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The Chemist

Born in 1929 in Toledo, Ohio, a short six weeks later Richard Grimes and his family moved to White Plains, Georgia. He recalled, “My dad had a large dairy farm in White Plains, several hundred acres. He delivered milk to markets in Atlanta and Augusta. We did well, even though our country was gripped by the Great Depression. However, by 1935 my father was pouring milk down a sewer because the milk market bottomed. Luckily he found employment with Toledo Scales in Ashville, NC. And, yes, we took a milk cow with us.”

As the winds of war swept across Europe and Asia, Toledo Scales home office transferred Grimes’ father back to Ohio. “We understood a war was on the horizon,” he said. “The German military victories had been in the news for a long time. We even heard the news in church. I was at a Boy Scout camp on Dec. 7, 1941. Our scout master informed us of the attack and we were all old enough to understand that Pearl Harbor meant our country was at war.”

Teenager Richard Grimes kept track of WWII. He said, “It’s as vivid as yesterday. I followed the news of Rommel’s defeat in North Africa, the D-Day Invasion of Normandy, Iwo and Okinawa, then of course the two atomic bombs. I was 16 years old and knew at 17 I’d be gone, probably for the Invasion of Japan. If it hadn’t been for those two atomic bombs, I probably wouldn’t be here today.”

The family returned to Georgia after the war. Grimes said with a smile, “Dad didn’t care too much for Yankees. Anyway, I finished high school in 1947, the Salutatorian of 15 graduates at Arabi High School. I wasn’t the smartest, just the least dumbest.”

Grimes received a scholarship to the University of Georgia. He recalled, “Back then all males took ROTC. I majored in chemistry and graduated as a distinguished military graduate in 1951.” Due to his extraordinary accomplishments, Grimes received a regular commission in the Army instead of a reserve commission. A year earlier North Korea invaded South Korea; a war was on. “I figured that would be my next port-of-call,” Grimes said. “While I was awaiting orders, I found out I could go to jump school at Fort Benning. So I did.”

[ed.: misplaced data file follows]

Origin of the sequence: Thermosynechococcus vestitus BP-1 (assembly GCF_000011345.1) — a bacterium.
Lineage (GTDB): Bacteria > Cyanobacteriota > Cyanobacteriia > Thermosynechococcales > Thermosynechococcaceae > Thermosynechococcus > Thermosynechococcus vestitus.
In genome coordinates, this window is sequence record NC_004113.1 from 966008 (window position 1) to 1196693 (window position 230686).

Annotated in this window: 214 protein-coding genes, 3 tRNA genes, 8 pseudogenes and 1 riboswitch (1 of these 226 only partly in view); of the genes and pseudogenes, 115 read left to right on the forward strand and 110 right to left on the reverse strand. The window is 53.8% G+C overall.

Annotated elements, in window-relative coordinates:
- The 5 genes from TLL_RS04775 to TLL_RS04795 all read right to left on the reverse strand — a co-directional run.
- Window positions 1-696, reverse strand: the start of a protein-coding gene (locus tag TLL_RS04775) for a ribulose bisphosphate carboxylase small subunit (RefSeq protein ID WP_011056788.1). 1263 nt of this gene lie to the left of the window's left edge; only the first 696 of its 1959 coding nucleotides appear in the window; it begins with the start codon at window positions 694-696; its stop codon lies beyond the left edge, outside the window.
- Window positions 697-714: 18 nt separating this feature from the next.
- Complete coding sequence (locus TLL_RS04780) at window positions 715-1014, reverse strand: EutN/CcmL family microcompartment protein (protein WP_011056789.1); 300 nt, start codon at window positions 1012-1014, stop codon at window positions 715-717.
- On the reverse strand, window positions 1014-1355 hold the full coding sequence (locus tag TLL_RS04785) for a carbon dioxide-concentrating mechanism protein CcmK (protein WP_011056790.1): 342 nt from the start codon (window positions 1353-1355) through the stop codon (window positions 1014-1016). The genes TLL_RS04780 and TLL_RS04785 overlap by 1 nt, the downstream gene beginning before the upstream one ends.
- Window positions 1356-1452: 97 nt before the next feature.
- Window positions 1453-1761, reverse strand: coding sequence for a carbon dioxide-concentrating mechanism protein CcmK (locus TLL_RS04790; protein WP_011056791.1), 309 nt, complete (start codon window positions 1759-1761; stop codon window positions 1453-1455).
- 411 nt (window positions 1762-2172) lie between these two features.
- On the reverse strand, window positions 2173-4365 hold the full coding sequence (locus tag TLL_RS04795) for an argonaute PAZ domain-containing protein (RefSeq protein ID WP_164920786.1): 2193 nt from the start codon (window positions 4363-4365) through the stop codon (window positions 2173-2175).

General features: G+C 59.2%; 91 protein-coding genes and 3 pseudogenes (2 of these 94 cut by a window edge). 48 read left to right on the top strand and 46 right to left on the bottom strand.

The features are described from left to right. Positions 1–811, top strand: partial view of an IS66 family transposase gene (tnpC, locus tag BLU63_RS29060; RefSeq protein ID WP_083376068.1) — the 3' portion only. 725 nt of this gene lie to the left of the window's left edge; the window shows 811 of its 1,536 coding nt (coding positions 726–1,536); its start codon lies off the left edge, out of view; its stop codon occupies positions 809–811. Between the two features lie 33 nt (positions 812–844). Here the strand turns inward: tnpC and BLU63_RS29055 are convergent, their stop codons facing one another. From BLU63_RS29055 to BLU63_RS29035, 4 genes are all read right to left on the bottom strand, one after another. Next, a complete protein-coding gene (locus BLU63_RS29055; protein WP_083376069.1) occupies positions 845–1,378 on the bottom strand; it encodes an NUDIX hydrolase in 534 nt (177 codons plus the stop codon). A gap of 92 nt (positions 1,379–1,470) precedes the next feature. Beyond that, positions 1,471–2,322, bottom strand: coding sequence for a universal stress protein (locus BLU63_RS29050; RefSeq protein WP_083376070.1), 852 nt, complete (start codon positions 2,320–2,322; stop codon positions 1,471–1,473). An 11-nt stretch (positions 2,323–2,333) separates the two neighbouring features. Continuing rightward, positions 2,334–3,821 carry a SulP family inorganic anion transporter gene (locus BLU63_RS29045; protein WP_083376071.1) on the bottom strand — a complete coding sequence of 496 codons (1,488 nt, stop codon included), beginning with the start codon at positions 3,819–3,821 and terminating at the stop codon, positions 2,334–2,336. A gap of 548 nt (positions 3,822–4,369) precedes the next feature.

Country boy 2nd Lt. Richard Grimes was soon jumping out of airplanes. “Well, jump pay added $100 to my paycheck and as newlyweds we sure needed it.” Grimes met his wife, Ann, at the University of Georgia. “Ann was an English major. That’s a good fiancé to have if you’re going to college,” he said, grinning.

On jumping out of planes: “It’s not a natural thing to do, that’s for sure. But the training was excellent; jump school was my favorite. Your first 3 seconds after jumping feels like an eternity, but serene, peaceful, very quiet. Then, wham! The chute opens. We wore shoulder padding to prevent bruising. Our padding…well, the padding was store-bought and very feminine.”

Fort Knox, Kentucky: “At Fort Knox I took an 18 week basic officer’s course in armored tactics and recon. We learned map reading plus pioneering. We utilized two tanks, our main battle tank the M4E8 Sherman with a 500hp engine, and the smaller M-24 General Sheridan with 2 Cadillac engines. It’s like comparing a Model-T to a Corvette.”

Fort Campbell, KY: “I joined 11th Airborne, the 710th tank battalion as a platoon leader. We all expected to go to Korea. I had buddies in Korea, some didn’t make it home. The West Point class of 1947 was absolutely decimated. They lost so many 2nd Lieutenants in Korea the class of ’47 doesn’t even hold reunions. Not enough of them left alive. Out of the 97 junior officers I trained with 95 went to Korea and the other two were sent to Germany. I was one of the two.”

Kronach, Germany: Grimes joins the combination police/military unit known as the Constabulary. Grimes explains, “After WWII there were a lot of 18 and 19 year old American soldiers with nothing to do. That caused problems. General Patton once stated, ‘We need to show the Germans who won the war.’ He didn’t mean as retribution, but to get the troops back to a ‘spit and shine’ mentality. The army got the boys home and the Constabulary worked with the German police to enforce the law and protect a 1200 mile long border.”

Grimes recalled the assumptions during the Korean War and Cold War. “We knew the Russians had advisors in Korea and we expected them to come at us in Germany. In truth, we were expendable. My wife kept a packed suitcase in the car at all times. In case of ‘emergency’, she was to head for the Rhine River; that’s where the Allies had chosen to hold the line.”

The Constabulary wore helmets with a big yellow ‘C’ on front ringed by a yellow circle. They were known as the Circle C Cowboys. The Circle C Cowboys could hit 80mph on the autobahn in their M-8 armored cars, with a 37mm cannon and .50 caliber machine gun. Grimes said, “We drove jeeps, too, with the windshield down. We installed a piece of steel on the hoods to snap the piano wires that the East Germans and Russians strung across roads. By the way, Germany has two seasons, the 4th of July and winter. Very cold. Anyway, I recall one night we had about 100 rolling stock railcars on our side of the border. The Russians and East Germans laid track, snuck across the DMZ with a locomotive and stole every one of the railcars.” Having served a required 3 years in a combat branch, Grimes headed back to the states as a 1st Lieutenant. His silver bars were pinned on his shoulders by the legendary airborne officer, General James Gavin.